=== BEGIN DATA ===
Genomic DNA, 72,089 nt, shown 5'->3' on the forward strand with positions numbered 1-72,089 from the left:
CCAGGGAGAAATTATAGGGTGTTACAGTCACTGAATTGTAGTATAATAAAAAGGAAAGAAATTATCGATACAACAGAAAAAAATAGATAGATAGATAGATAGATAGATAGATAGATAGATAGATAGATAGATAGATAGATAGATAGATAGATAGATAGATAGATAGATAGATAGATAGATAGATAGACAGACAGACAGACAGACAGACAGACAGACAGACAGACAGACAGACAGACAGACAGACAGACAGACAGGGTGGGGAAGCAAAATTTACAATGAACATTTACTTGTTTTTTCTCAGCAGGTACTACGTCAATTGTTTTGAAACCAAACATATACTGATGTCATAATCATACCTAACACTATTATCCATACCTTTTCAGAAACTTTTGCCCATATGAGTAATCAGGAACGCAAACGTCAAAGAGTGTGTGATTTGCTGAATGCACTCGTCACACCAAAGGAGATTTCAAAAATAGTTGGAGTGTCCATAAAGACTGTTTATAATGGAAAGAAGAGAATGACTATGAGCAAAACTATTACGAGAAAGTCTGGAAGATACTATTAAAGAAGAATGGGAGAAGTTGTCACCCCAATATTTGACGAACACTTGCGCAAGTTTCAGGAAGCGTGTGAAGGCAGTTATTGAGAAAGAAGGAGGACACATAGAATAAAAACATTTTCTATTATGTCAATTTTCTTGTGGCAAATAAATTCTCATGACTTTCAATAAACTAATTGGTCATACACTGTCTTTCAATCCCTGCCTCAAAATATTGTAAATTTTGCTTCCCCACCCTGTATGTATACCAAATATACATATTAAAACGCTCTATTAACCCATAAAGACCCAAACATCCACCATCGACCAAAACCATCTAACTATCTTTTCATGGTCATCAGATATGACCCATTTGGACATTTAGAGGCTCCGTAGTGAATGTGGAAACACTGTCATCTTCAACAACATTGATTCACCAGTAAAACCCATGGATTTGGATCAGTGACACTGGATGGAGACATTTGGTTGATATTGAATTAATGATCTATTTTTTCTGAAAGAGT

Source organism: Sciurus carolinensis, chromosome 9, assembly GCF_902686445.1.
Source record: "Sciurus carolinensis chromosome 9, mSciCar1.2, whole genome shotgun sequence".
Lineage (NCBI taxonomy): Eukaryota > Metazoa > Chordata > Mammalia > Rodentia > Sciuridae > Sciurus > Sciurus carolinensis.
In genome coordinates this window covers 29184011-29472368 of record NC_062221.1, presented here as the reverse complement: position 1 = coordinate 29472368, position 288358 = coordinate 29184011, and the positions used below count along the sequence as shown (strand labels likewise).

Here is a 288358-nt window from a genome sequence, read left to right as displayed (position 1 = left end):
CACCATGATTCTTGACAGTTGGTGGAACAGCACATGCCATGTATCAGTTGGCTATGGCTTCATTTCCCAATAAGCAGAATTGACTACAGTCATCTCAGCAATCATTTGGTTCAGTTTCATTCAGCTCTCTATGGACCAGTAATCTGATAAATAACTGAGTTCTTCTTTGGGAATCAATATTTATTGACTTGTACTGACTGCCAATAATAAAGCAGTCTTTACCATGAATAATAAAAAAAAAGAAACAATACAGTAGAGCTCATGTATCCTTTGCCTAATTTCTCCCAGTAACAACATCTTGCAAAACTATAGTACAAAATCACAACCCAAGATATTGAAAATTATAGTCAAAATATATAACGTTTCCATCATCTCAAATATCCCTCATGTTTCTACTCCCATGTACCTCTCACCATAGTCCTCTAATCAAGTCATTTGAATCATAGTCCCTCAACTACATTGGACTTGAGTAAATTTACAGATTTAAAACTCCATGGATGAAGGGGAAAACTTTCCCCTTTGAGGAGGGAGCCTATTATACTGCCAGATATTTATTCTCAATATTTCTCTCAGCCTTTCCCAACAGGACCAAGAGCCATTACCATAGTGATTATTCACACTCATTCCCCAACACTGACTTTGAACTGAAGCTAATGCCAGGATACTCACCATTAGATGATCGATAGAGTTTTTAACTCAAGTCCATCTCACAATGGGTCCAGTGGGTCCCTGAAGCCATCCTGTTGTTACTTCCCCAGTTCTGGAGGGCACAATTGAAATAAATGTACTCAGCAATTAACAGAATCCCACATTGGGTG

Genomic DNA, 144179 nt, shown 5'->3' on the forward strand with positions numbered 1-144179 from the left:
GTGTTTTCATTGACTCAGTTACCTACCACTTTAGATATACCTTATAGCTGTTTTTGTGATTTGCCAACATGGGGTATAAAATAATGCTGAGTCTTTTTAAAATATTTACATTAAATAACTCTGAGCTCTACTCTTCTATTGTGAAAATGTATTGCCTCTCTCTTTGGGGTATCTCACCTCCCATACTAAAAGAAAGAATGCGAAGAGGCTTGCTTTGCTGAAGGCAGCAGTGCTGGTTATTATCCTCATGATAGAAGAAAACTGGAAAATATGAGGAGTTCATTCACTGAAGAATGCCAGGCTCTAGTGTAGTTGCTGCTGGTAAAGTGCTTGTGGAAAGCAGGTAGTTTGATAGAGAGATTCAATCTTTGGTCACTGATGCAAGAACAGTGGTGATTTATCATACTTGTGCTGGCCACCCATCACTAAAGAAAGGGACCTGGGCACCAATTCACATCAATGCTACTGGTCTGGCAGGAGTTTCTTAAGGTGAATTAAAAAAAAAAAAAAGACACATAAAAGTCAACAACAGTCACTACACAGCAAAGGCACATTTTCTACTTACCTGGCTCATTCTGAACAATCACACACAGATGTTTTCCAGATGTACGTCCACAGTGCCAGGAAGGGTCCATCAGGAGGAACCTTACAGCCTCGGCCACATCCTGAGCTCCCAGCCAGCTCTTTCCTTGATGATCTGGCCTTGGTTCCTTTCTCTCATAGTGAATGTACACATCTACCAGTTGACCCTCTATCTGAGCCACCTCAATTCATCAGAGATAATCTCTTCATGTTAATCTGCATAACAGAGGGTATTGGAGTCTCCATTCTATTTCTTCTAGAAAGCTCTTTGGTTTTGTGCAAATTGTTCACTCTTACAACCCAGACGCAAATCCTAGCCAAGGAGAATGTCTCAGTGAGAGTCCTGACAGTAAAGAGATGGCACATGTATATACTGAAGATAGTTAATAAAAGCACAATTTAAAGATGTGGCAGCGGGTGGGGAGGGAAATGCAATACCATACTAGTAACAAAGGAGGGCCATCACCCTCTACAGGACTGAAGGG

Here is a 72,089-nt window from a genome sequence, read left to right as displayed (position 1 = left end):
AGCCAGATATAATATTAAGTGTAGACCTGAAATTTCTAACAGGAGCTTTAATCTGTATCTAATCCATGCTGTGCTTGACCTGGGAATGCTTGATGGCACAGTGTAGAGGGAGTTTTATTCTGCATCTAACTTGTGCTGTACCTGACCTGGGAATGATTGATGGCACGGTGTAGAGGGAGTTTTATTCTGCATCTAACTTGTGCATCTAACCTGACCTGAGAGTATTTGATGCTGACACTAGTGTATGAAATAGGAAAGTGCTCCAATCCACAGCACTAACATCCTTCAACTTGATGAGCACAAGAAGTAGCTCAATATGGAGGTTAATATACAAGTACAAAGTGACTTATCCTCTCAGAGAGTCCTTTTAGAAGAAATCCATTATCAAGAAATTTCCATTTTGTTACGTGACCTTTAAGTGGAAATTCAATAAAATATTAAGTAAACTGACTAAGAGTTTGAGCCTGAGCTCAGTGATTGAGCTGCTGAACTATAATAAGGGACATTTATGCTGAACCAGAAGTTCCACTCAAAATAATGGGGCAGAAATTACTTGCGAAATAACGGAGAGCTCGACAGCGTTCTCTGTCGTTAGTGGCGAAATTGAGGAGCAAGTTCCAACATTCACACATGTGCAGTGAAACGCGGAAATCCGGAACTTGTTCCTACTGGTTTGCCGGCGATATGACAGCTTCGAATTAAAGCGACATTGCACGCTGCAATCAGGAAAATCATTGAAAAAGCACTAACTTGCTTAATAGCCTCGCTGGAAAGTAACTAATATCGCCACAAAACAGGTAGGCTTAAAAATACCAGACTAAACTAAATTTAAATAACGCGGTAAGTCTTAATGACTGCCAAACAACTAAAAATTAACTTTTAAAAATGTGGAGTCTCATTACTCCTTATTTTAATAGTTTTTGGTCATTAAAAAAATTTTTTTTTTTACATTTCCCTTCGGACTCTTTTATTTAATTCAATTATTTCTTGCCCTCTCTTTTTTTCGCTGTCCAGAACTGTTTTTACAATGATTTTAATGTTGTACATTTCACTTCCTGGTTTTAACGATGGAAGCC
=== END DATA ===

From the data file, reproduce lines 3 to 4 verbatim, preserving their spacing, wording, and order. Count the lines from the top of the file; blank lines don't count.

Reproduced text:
Source organism: Sciurus carolinensis, chromosome 9, assembly GCF_902686445.1.
Source record: "Sciurus carolinensis chromosome 9, mSciCar1.2, whole genome shotgun sequence".